At a monastery in Nepal, Sally Quin becomes happily immersed in Buddhist teachings
AT Kathmandu airport, I am descended on by eager touts and bundled, almost unwittingly, into a dilapidated and quite unofficial-looking Toyota Corolla taxi for the half-hour drive to Kopan Monastery.
As we make our extraordinarily bumpy ascent towards the hills above the Kathmandu valley, signs of monastic life emerge as we pass two Buddhist nuns who smile and wave madly. I haven’t quite cottoned on to the fact that Kopan etiquette requires me to pick up any monk or nun attempting the steep climb on foot.
At reception I deposit all electronic gizmos, namely my computer and iPod, as part of monastery rules, which also include no killing, lying, stealing, alcohol, smoking, drugs or sexual conduct. This is my home for the next month as I undertake the fabled (in Buddhist circles) November course, an introduction to Tibetan Buddhist philosophy and meditation. The first onemonth retreat for foreigners was held in 1970, soon after the establishment of the monastery by gurus Lama Thubten Yeshe and Lama Zopa Rinpoche, with the encouragement of their first Western disciple, Russian-American princess Zina Rachevsky.
On my first night, to the heavenly strains of evening prayers, I investigate the brightly illuminated grounds. Emerging unexpectedly after a steep flight of stairs, I am taken aback by the beauty of the main stupa, a huge and richly decorated spire said to represent the Buddha’s enlightened mind. I am intrigued by the inordinately large yellow, pink and lilac chrysanthemums that create a blaze of colour throughout the monastery and co-ordinate rather perfectly with the monks’ purple robes. Perched high above the twinkling lights of the Kathmandu valley, Kopan appears as a magical, floating citadel.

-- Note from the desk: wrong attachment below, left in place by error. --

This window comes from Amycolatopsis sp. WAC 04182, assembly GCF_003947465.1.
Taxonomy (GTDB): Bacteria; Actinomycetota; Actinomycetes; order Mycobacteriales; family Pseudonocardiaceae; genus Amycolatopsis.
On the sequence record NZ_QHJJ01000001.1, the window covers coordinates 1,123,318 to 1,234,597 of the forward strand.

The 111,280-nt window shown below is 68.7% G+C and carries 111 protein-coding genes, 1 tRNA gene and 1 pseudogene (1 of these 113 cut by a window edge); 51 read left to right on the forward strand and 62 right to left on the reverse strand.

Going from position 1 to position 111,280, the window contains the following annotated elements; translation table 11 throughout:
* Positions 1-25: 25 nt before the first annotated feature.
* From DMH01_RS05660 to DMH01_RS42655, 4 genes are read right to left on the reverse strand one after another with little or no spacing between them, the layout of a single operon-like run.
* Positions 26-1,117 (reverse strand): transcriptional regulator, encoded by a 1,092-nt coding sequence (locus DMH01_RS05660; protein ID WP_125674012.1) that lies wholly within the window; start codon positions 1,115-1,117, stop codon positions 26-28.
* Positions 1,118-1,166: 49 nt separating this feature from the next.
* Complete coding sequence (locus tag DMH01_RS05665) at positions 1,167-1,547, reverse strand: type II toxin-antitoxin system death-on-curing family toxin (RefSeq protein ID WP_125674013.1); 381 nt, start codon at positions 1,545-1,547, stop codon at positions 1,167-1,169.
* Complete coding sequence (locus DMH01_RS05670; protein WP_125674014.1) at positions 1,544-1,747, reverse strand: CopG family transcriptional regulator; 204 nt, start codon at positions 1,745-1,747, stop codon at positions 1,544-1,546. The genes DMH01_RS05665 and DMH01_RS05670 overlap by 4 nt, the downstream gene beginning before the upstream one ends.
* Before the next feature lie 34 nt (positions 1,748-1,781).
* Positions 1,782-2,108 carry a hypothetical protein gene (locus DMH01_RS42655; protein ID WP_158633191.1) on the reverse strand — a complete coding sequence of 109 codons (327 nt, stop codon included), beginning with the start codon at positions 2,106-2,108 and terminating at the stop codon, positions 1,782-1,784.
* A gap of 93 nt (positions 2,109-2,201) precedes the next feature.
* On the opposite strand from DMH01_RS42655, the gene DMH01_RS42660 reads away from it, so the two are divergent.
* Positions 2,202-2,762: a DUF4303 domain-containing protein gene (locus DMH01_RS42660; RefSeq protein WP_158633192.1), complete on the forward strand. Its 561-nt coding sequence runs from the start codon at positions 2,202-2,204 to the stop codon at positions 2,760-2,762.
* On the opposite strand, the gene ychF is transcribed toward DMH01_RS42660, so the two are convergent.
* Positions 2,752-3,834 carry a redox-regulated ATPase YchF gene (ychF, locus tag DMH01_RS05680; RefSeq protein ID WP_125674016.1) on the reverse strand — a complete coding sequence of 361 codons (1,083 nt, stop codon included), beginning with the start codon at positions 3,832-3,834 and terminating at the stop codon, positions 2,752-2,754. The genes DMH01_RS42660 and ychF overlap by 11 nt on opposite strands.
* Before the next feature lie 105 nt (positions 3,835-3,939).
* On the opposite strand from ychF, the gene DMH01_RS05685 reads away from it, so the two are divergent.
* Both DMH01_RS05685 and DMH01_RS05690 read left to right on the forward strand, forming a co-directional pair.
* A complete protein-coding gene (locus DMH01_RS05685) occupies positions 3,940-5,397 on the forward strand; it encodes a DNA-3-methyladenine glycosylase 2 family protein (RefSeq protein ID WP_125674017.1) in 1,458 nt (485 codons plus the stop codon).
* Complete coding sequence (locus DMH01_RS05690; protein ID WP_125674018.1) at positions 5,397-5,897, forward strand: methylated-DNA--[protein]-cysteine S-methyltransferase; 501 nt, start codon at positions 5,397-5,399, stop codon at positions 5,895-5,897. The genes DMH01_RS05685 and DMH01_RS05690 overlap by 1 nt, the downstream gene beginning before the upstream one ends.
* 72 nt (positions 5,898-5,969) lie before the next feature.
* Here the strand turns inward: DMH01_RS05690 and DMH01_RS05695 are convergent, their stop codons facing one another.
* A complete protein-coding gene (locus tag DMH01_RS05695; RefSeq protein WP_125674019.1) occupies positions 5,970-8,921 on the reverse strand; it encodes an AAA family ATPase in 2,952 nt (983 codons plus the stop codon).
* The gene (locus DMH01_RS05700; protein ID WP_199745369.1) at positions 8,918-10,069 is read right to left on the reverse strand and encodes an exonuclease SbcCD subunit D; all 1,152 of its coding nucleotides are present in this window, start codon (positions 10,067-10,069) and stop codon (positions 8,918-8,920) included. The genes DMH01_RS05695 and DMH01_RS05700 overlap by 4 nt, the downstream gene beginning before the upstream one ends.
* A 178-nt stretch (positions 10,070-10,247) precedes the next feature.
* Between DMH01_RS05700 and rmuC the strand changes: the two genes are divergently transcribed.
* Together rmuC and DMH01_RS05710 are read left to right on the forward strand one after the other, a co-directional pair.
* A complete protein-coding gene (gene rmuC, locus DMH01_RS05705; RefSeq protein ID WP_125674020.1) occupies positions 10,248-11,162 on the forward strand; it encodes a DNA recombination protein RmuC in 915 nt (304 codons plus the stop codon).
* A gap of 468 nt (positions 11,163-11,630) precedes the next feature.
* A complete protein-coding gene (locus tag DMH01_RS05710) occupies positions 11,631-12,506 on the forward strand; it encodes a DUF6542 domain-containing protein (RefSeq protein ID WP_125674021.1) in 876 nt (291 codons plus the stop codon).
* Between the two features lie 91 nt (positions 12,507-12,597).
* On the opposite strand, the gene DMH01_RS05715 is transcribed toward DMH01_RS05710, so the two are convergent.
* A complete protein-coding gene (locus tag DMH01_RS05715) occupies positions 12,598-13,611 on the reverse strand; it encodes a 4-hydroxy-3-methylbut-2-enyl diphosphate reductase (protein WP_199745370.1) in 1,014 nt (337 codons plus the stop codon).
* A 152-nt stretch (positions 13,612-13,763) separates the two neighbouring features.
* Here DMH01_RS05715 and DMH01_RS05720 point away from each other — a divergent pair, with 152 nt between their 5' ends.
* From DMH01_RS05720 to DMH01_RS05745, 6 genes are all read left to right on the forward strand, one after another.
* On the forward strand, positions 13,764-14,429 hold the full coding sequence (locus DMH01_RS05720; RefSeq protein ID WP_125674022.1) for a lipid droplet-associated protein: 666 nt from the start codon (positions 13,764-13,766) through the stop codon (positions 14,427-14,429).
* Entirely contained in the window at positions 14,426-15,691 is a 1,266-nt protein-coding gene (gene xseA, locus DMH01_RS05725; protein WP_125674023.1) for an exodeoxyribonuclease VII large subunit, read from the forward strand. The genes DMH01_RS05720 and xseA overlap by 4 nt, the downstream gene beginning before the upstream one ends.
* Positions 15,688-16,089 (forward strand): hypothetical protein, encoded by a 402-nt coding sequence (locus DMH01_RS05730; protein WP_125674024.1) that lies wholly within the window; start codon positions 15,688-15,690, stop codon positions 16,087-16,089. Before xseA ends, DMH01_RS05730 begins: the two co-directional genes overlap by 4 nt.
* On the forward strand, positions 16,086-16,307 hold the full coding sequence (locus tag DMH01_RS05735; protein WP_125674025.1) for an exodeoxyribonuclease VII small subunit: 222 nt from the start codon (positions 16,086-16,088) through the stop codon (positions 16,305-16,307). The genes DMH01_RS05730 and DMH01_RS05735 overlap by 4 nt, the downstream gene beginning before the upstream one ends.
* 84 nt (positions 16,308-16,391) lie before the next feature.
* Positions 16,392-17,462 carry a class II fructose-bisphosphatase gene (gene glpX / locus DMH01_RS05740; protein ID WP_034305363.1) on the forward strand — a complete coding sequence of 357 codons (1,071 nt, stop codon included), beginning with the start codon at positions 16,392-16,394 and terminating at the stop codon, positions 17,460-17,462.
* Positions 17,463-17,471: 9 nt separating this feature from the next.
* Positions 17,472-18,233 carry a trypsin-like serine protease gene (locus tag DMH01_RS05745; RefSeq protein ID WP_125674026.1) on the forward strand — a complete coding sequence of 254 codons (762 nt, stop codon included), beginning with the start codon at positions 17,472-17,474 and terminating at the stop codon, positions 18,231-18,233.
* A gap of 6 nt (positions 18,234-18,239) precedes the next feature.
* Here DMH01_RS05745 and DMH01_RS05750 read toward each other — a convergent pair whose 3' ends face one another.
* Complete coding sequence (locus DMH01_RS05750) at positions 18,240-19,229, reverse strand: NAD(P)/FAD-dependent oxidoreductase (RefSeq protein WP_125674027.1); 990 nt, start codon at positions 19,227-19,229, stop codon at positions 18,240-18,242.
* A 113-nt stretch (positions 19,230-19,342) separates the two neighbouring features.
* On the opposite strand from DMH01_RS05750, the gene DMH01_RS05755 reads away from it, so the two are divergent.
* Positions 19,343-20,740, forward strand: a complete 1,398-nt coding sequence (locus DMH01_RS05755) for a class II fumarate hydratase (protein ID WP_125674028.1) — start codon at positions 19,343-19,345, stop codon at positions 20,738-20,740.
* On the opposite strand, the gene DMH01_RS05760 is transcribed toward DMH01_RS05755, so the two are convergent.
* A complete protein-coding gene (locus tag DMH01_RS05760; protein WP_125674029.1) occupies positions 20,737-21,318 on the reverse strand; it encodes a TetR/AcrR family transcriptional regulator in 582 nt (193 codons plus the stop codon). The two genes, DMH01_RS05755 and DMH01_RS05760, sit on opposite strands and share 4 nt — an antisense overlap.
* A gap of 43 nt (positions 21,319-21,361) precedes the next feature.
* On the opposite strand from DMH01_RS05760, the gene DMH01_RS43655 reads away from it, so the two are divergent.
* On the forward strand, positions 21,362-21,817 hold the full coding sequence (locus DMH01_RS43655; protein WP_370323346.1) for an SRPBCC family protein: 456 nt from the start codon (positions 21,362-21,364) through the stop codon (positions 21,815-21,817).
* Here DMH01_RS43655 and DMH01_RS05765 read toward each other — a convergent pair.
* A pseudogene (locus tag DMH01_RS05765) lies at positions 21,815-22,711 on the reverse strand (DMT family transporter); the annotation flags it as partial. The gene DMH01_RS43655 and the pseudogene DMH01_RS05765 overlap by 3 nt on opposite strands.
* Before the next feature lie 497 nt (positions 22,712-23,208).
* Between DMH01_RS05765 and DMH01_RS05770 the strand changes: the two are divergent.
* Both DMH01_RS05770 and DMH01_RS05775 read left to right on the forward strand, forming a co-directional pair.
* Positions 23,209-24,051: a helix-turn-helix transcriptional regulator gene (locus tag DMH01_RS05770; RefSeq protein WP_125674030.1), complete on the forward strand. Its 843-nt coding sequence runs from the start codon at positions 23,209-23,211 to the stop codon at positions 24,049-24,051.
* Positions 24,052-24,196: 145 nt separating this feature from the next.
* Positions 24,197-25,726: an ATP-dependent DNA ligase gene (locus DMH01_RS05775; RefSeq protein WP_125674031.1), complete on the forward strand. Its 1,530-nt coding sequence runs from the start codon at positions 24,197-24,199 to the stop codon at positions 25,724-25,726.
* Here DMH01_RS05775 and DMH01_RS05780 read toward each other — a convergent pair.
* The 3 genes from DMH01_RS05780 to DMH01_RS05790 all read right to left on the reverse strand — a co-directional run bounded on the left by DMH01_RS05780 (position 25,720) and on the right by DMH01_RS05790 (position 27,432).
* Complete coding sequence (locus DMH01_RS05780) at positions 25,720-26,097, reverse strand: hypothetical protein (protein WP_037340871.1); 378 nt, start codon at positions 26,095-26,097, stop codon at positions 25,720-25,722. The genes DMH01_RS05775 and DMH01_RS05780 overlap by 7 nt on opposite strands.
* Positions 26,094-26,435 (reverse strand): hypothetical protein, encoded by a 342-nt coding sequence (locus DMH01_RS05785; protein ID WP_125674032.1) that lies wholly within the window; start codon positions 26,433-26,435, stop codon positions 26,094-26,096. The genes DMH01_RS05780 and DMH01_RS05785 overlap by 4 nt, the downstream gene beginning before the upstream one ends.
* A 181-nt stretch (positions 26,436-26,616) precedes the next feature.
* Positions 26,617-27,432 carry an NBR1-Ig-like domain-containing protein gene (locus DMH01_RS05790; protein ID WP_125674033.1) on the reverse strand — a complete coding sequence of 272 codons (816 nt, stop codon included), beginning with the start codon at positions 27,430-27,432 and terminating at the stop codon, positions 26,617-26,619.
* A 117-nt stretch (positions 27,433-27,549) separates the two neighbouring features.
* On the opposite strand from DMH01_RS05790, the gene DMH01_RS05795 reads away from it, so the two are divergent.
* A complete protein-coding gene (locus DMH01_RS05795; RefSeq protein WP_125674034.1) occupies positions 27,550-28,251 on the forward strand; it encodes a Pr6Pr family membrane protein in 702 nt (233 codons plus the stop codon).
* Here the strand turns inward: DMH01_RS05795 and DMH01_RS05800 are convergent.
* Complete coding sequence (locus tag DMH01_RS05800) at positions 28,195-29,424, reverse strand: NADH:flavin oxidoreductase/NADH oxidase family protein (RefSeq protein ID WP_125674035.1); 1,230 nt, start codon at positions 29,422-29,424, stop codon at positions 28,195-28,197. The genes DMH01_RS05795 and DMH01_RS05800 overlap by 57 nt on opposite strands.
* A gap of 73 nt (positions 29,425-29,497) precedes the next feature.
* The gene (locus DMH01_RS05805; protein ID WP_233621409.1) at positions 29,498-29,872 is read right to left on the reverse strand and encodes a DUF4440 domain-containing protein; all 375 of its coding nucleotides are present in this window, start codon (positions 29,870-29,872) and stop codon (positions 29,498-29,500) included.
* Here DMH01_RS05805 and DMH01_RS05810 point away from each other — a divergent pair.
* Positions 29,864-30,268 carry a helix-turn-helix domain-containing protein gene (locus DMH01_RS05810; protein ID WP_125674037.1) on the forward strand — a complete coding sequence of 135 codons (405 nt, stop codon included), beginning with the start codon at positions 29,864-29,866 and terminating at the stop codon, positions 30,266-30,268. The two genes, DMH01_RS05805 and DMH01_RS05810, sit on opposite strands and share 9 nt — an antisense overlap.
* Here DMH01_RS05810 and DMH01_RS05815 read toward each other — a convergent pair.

Day one of the course is imbued with nervous anticipation as 200-plus strangers from every conceivable part of the globe gather.
I make the first of many rookie mistakes by wearing a head scarf into the gompa (prayer hall). I wonder if there is an instruction manual I’ve forgotten to read and admit to feeling ever so slightly intimidated by the rituals and teachings, most of which are new to me. These anxieties soon subside in the gentle atmosphere of the gompa, in which a subtle and largely unspoken camaraderie develops among participants.
My worries are also allayed on meeting my room-mates, a lovely American environmentalist fresh from Peace Corps work in China, an immensely likable and straight-shooting Australian teacher and a delightful, yoga-mad Swede. Our frivolity knows no bounds, especially when I am bitten on the derriere by a large wasp that has taken up residence in my sleeping bag. It goes without saying everyone is far more concerned about the welfare of the wasp than my wounds.
In keeping with the no-killing rule, it is a month in which the excruciatingly careful removal of insects from danger is de rigueur.
Our daily schedule runs from 5.30am to 9pm and is divided into sessions of analytical and contemplative meditation, philosophical teachings, karma yoga (which involves the cleaning of common areas) and discussion groups.
Through these activities we try to understand the nature of our minds and to develop introspection to reduce our negative actions in the world.
This is, of course, no small task and it takes about a millisecond of meditation for me to realise how little control I have over the relentless and often erratic play of thoughts that seem to hurtle ceaselessly through my mind.
But the potential transformation of such agitation into greater clarity for the greater good seems an unbelievably worthwhile endeavour.
In the last two weeks of the course we take a set of vows known as the Eight Mahayana Precepts before sunrise each day. To add to our regular monastery rules, now we can wear neither make-up, jewellery nor perfume, or sing, dance and play music (even in our minds, we are reminded). We are also down to one meal a day.
Stripped back to basics, I acquire a general sense of calm, punctuated by an occasional desire to hotfoot it to the Hyatt Regency, which is only five minutes away.